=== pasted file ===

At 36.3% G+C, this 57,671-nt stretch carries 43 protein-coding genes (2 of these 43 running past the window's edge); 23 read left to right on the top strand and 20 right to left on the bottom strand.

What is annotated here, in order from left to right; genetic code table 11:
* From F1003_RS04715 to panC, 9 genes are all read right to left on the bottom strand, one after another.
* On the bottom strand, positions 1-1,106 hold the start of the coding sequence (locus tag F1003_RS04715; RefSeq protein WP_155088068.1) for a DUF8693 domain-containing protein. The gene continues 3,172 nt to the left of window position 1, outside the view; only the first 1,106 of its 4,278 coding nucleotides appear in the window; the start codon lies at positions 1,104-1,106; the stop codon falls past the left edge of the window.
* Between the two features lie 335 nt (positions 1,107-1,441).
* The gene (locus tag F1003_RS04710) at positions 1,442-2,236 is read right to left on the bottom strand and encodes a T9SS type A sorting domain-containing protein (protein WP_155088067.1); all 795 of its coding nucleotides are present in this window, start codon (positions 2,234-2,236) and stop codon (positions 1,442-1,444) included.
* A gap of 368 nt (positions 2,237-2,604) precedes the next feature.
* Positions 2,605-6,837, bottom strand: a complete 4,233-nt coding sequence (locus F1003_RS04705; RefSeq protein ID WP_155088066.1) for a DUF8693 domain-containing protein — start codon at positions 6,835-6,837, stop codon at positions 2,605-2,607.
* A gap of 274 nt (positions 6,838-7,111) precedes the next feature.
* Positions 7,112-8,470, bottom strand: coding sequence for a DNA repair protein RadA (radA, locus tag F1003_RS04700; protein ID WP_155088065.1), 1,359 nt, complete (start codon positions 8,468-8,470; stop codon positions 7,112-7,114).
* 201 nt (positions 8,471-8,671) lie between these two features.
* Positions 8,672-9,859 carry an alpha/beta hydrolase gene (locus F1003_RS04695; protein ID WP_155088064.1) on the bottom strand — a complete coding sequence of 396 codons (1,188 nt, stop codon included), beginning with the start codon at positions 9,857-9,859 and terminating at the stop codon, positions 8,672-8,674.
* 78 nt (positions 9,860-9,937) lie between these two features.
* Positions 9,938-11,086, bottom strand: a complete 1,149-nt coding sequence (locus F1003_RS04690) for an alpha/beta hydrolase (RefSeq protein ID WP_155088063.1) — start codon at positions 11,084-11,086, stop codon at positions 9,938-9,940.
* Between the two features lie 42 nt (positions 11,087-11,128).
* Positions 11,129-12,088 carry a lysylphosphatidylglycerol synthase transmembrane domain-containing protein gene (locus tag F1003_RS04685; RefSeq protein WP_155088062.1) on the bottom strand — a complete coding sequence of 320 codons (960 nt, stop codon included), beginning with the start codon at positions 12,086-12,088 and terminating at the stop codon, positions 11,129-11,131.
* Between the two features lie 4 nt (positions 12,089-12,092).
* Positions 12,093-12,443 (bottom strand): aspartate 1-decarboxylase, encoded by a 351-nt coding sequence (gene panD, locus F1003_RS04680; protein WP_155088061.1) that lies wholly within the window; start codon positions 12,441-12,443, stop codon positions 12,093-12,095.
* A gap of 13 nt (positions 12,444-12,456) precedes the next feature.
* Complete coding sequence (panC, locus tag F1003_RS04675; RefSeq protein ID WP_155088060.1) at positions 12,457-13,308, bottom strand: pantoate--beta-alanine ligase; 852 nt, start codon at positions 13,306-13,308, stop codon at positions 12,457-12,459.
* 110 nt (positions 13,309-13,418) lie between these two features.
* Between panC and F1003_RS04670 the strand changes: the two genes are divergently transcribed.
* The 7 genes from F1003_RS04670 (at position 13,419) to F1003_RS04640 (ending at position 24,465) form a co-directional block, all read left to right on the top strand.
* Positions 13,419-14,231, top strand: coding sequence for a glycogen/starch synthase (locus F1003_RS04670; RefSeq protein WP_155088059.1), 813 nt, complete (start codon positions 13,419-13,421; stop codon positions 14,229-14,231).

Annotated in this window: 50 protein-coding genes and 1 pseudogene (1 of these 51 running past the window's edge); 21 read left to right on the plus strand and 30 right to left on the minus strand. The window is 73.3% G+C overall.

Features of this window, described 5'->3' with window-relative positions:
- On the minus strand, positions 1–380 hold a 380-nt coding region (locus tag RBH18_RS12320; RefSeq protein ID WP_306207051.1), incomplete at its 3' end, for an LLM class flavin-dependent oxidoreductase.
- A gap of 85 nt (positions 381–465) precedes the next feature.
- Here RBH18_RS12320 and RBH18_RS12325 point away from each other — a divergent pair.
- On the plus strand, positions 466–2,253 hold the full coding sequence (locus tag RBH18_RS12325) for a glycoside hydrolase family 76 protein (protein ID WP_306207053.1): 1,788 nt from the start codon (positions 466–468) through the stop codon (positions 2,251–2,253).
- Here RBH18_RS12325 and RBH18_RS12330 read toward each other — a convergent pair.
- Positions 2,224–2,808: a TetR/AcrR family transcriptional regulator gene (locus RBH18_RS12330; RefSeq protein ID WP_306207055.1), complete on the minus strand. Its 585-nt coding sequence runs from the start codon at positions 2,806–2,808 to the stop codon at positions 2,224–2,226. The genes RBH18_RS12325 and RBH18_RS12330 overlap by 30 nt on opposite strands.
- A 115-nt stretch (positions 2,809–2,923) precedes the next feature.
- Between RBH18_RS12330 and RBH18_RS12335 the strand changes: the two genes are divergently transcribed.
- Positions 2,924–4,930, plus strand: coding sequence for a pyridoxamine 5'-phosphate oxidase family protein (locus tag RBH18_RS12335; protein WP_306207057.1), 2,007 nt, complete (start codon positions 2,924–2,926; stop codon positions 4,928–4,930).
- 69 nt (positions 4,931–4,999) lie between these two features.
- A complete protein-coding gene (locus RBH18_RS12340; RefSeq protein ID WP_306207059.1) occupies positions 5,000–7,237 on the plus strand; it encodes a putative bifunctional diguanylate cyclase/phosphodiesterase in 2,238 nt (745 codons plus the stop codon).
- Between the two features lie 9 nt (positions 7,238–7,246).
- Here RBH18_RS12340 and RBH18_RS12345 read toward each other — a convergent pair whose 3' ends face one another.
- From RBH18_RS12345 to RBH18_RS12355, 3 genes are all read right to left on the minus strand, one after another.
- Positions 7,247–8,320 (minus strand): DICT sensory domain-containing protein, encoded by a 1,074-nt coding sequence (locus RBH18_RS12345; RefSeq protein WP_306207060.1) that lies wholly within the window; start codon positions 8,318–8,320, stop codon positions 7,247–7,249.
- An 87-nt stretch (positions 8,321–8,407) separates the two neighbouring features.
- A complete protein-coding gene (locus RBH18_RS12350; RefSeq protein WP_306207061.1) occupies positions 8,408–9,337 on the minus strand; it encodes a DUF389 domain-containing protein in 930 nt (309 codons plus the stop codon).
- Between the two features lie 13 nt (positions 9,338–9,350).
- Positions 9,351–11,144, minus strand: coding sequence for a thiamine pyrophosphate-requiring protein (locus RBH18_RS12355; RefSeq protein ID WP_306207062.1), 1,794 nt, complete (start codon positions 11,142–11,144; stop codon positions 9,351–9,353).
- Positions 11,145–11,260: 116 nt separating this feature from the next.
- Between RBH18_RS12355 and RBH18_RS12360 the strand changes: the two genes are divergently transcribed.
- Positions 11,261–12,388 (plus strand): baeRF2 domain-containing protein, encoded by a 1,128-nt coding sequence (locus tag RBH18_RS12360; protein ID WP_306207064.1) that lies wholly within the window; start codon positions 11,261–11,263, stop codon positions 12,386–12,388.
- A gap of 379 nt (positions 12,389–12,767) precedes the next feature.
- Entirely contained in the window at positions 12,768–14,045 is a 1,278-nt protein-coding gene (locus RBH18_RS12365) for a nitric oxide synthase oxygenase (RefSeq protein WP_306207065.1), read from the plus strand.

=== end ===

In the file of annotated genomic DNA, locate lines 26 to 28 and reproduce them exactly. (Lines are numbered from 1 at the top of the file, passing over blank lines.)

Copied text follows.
Features of this window, described 5'->3' with window-relative positions:
- On the minus strand, positions 1–380 hold a 380-nt coding region (locus tag RBH18_RS12320; RefSeq protein ID WP_306207051.1), incomplete at its 3' end, for an LLM class flavin-dependent oxidoreductase.
- A gap of 85 nt (positions 381–465) precedes the next feature.